Of course, the new federal standards couldn’t just apply to minorities. If they could pay back loans under these terms, then so could the majority of loan applicants. Quickly, in other words, these became the new standards in the industry. In 1999, the New York Times reported that Fannie Mae and Freddie Mac were easing credit requirements for mortgages it purchased from lenders, and as the housing market boomed, banks embraced these new standards with a vengeance. Between 2004 and 2007, Fannie Mae and Freddie Mac became the biggest purchasers of subprime mortgages from all kinds of applicants, white and minority, and most of these loans were based on the lending standards promoted by the government.

Meanwhile, those who raced to make these mortgages were lionized. Harvard University’s Joint Center for Housing Studies even invited Angelo Mozilo, CEO of the lender which made more loans purchased by Fannie and Freddie than anyone else, Countrywide Financial, to give its prestigious 2003 Dunlop Lecture on the subject of "The American Dream of Homeownership: From Cliché to Mission.” A brief, innocuous description of the event still exists online here.

Many defenders of the government’s efforts to prompt banks to lend more to minorities have claimed that this effort had little to do with the present mortgage mess. Specifically they point out that many institutions that made subprime mortgages during the market bubble weren’t even banks subject to the Community Reinvestment Act, the main vehicle that the feds used to cajole banks to loosen their lending.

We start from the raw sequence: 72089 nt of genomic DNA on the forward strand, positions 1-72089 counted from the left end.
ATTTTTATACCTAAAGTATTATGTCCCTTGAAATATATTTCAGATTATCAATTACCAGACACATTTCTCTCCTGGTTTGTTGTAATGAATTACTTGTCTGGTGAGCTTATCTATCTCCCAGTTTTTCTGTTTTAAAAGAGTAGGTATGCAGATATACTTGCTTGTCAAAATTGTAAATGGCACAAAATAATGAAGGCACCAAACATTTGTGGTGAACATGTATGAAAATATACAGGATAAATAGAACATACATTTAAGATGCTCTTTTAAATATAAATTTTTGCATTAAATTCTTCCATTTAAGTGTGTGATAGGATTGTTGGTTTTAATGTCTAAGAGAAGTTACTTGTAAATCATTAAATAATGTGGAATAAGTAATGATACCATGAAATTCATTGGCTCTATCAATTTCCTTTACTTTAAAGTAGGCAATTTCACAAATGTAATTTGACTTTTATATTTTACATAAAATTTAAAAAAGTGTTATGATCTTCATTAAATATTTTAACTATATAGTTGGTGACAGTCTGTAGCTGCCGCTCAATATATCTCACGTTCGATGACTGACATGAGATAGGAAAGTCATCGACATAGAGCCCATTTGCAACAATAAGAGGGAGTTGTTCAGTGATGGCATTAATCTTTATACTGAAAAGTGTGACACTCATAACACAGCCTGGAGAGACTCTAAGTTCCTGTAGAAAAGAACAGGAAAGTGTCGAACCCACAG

But this defense misses the point. In order to push banks to lend more to minority borrowers, advocates like the Boston Fed put forward an entire new set of lending standards and explained to the industry just why loans based on these slacker standards were somehow safer than the industry previously thought. These justifications became the basis for a whole new set of values (or lack of values), as no-down payment loans and loans to people with poor credit history or to those who were already loaded up with debt became more common throughout the entire industry.

What happened in the mortgage industry is an example of how, in trying to eliminate discrimination from our society, we turned logic on its head. Instead of nobly trying to ensure equality of opportunity for everyone, many civil rights advocates tried to use the government to ensure equality of outcomes for everyone in the housing market. And so when faced with the idea that minorities weren’t getting approved for enough mortgages because they didn’t measure up as often to lending standards, the advocates told us that the standards must be discriminatory and needed to be junked. When lenders did that, we made heroes out of those who led the way, like Angelo Mozilo, before we made villains of them.

Now we all have to pay.

Steven Malanga is an editor for RealClearMarkets and a senior fellow at the Manhattan Institute